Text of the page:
He's an ex--Navy Seal who is working through a proctology residency at a Hawaiian hospital--new this fall on CBS, he's Magnum, GI !!!

But seriously folks, there's an organ that was built during the 100 Year's War, just before Richard II was born (no, not the guy with the hump. That was the other guy)--nearly 100 years before Mozart was crawling up his mother's skirts on his way to the keyboard bench--in a cathedral in Halberstadt, then part of the Prussian province of Westphalia.  Time passed. Empires rose and fell. The area "enjoyed" Napoleonic management for a spell, and sometime later, weathered Allied bombing--still, the cathedral organ kept blowing. What better instrument, carryers of the avante-garde torch must have thought, for stretching a 20-something minute John Cage piece out to absurd lengths? The note changes in this piece seem to be happening about once per year--in 2008, one such change apparently drew a crowd of about 1,000, thus underscoring, if you'll pardon the pun, my lifelong hunch that most Europeans have too damn much time on their hands.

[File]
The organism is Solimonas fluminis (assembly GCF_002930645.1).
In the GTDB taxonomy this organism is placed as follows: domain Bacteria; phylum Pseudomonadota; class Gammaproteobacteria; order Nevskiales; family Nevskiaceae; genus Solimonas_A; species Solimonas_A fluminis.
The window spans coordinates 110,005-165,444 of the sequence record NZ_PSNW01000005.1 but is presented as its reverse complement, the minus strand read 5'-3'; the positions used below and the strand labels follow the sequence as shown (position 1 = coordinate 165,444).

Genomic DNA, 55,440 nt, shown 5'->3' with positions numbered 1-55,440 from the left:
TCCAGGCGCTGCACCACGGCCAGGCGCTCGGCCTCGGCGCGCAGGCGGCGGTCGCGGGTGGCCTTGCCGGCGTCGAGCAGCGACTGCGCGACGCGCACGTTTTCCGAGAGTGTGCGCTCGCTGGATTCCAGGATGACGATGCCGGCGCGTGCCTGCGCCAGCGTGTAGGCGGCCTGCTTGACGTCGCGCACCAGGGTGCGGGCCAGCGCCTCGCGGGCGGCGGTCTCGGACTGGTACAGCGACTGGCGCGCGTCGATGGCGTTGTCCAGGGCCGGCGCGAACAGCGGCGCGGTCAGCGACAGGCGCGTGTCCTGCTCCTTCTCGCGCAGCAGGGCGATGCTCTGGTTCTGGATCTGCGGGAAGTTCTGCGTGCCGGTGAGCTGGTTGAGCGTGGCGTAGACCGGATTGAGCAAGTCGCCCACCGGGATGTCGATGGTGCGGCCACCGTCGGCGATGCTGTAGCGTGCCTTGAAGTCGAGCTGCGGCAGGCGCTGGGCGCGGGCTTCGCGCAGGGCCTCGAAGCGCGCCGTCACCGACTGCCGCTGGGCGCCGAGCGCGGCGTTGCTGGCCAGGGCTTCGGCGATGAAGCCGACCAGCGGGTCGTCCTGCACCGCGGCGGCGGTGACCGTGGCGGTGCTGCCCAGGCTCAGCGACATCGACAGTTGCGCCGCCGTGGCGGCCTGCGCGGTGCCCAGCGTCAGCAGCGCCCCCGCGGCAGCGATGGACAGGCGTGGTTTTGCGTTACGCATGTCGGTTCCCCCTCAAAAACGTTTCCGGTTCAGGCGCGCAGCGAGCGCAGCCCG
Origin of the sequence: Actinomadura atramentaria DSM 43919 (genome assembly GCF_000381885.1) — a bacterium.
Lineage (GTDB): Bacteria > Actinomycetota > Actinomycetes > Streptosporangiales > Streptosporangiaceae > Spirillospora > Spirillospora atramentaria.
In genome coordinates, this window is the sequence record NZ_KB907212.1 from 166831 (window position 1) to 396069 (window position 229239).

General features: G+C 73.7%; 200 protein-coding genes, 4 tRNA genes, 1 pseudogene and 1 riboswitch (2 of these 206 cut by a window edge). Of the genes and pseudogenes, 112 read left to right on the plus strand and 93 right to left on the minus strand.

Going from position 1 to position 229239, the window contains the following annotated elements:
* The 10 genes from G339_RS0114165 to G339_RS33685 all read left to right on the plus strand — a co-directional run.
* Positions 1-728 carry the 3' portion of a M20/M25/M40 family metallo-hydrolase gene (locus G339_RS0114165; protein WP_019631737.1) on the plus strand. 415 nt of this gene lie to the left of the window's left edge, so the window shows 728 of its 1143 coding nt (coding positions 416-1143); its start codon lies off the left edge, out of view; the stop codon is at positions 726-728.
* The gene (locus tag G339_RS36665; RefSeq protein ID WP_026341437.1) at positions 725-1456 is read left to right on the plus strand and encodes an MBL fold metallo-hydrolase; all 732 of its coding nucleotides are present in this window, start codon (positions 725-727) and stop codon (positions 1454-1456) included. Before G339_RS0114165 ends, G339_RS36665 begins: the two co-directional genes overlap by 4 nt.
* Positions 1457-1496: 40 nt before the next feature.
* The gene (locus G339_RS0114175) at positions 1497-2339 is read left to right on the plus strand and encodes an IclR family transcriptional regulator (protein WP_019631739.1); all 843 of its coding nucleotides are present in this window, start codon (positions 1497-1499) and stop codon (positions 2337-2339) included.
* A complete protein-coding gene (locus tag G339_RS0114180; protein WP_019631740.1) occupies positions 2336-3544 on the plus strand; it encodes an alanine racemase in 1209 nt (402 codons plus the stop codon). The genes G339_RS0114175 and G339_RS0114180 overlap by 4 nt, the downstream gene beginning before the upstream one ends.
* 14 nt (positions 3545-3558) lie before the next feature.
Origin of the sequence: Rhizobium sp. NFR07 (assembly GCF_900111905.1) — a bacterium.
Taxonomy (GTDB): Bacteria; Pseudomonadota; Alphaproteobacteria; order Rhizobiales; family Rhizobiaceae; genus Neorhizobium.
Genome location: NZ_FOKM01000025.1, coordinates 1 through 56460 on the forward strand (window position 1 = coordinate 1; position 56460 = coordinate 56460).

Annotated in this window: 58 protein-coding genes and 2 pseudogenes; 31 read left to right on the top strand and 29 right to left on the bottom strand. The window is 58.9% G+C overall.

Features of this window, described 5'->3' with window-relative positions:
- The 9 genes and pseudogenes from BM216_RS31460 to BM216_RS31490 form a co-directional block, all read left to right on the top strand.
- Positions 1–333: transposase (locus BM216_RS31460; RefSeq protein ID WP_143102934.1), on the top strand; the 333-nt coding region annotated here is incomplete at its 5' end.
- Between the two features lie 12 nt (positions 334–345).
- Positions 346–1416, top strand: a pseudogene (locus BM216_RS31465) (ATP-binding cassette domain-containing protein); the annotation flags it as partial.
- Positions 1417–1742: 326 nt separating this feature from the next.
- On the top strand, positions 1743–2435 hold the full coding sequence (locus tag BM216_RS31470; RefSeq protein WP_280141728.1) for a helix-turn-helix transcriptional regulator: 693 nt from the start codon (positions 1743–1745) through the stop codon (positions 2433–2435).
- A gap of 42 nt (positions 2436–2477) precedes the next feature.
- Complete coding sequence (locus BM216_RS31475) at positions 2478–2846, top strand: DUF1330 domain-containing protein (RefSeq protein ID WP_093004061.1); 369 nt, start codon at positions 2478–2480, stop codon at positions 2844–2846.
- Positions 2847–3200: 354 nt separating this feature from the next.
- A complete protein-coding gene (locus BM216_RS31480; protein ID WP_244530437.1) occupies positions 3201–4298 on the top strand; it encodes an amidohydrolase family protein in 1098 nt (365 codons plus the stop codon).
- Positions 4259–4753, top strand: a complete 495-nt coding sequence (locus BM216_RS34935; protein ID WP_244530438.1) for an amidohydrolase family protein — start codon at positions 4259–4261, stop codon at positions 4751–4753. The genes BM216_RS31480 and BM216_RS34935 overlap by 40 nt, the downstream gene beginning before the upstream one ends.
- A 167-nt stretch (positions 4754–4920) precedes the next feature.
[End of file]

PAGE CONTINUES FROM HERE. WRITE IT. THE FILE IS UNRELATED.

This "ambitious" undertaking is on track to swell to a rousing finish sometime around 2640, whenupon it'll be a global event for whatever's left of humanity; the baton will be no doubt be wielded by Buck Rogers IV; and the slow-music movement will have gained so much (slowly-built) momentum that Julliard scholarships will be routinely awarded to snails. Unless of couse, the ghost of Frank Zappa comes back and pulls off what the B-17s couldn't: blowing that mother to smithereens, just 'cause. We're all playing to an indifferent cosmic audience anyway, aren't we?

And now, in an attempt to cleanse the digital palate from the acrid bit of nihilism above, It's PUMPKIN PIE TIME, FOLKS!!

    Image Courtesy of Coulda Woulda Shoulda

Pumpkin pie is to Nic Cage* as conspiracy theorists are to _____________.

a) Harold Pinter

b) Harold of Hastings

c) The Old Grey Mare

d) The Old Gray Lady

Pumpkin Pie/Nic Cage/conspiracy related anecdotes gratefully received below. Thanks for reading, and always remember, if the Good Lord had meant for David Hasselhoff's pop music to chart as well here as it did in Germany, it would have been better music. Much, much better.

* There are things in life that people tend to love or hate, with no in-the-middle. Both pumpkin pie and Nicholas Cage, in my experience, fall into this category. Nic Cage, to my knowledge, is not related to John Cage. If anyone else shares this theory, by gum we've got ourselves a conspiracy!